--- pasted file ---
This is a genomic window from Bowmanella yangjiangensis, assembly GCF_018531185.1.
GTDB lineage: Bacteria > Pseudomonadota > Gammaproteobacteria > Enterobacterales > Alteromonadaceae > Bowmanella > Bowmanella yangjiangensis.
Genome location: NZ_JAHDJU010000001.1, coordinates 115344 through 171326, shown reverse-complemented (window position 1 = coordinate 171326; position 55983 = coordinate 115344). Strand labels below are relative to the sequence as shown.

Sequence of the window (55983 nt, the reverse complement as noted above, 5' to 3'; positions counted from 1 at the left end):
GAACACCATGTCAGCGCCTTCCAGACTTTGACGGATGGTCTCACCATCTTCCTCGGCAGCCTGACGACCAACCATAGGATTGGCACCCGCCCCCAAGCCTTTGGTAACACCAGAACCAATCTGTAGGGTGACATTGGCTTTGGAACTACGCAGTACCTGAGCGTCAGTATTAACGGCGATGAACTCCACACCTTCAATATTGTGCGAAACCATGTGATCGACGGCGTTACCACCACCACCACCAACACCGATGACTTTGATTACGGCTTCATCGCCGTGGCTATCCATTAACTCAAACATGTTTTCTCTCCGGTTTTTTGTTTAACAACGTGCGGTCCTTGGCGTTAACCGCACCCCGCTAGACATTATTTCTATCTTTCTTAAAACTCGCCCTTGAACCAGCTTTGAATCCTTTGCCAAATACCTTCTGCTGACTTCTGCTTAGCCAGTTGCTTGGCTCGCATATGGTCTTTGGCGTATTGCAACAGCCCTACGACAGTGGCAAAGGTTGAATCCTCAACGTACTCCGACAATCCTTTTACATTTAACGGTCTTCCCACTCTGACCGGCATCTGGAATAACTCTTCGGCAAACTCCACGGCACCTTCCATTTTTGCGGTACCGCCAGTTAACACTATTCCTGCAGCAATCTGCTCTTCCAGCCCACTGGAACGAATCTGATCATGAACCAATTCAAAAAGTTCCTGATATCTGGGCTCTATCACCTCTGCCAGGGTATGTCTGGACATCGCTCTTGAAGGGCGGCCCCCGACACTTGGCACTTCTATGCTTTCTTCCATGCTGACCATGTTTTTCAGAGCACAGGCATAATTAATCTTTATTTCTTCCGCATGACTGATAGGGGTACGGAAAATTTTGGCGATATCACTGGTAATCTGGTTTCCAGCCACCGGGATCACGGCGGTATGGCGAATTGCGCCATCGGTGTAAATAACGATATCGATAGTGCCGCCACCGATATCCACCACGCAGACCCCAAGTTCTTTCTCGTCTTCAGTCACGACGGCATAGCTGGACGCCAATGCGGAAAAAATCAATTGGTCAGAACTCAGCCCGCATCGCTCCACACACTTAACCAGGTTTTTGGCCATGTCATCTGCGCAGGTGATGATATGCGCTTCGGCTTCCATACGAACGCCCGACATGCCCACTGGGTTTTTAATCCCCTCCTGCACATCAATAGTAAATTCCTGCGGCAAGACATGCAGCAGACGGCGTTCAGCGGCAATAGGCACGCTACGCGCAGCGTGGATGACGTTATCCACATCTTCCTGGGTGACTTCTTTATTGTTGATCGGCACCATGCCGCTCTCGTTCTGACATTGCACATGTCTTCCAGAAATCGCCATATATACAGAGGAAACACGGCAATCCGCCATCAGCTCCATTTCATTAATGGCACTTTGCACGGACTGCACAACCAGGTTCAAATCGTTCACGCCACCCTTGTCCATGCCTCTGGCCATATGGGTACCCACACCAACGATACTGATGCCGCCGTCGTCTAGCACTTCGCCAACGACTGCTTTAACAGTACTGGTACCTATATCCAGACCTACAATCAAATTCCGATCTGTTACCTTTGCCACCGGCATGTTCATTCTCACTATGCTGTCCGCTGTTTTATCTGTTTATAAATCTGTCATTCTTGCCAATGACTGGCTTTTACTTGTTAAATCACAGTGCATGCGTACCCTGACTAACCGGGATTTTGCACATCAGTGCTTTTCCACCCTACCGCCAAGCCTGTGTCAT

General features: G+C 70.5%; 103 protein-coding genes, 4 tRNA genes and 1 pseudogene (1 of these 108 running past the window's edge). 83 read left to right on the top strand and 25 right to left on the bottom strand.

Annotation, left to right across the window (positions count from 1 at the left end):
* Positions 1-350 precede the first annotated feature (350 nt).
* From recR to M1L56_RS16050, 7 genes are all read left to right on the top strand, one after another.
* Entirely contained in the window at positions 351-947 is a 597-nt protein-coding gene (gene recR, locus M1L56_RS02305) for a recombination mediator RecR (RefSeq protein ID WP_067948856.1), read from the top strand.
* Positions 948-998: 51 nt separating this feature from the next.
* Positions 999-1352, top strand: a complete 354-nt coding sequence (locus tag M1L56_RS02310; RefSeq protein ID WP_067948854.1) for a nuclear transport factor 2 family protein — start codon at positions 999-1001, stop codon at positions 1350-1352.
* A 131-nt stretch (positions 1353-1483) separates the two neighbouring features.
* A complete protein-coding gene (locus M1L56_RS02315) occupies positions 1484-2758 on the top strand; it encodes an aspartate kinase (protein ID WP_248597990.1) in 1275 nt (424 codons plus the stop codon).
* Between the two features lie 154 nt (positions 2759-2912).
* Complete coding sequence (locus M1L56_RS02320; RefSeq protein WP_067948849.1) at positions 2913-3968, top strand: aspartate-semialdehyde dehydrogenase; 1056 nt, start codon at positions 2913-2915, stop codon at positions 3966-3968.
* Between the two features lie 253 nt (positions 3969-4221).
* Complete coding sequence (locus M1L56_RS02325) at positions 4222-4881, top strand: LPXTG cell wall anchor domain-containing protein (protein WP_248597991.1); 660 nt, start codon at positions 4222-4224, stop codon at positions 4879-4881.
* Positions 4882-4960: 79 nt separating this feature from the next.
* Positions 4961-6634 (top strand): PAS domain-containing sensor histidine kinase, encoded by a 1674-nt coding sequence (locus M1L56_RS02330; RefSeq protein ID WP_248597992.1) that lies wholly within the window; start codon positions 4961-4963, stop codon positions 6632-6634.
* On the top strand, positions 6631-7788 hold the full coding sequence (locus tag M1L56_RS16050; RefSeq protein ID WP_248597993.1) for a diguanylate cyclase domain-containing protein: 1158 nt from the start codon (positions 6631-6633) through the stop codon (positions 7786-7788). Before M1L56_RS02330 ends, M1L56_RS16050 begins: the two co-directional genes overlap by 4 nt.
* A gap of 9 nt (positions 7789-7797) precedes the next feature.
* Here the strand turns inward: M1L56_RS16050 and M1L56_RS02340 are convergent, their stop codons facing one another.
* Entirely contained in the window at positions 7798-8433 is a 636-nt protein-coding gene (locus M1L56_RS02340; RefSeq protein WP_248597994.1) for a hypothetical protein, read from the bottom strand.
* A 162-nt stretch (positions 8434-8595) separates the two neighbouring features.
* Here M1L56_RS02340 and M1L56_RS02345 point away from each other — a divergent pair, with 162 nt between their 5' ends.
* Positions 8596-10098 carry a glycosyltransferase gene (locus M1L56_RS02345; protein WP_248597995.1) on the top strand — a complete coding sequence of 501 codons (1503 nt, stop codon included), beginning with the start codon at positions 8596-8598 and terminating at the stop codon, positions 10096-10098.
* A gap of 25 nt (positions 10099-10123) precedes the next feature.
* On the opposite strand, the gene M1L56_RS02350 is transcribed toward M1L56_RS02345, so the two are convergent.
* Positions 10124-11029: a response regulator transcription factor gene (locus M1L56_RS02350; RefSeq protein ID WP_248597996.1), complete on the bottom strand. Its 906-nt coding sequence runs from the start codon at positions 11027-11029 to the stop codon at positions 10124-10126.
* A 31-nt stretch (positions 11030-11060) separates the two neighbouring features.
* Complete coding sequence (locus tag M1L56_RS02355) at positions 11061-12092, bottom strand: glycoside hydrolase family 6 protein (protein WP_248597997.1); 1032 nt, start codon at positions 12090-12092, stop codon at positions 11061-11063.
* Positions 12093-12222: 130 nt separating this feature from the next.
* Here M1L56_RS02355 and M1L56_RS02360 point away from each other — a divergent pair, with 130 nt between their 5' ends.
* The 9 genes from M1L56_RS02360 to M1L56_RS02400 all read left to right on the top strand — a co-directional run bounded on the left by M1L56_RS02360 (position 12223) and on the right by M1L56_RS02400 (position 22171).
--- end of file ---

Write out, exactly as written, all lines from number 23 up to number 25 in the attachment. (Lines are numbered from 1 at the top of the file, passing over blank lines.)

* Here the strand turns inward: M1L56_RS16050 and M1L56_RS02340 are convergent, their stop codons facing one another.
* Entirely contained in the window at positions 7798-8433 is a 636-nt protein-coding gene (locus M1L56_RS02340; RefSeq protein WP_248597994.1) for a hypothetical protein, read from the bottom strand.
* A 162-nt stretch (positions 8434-8595) separates the two neighbouring features.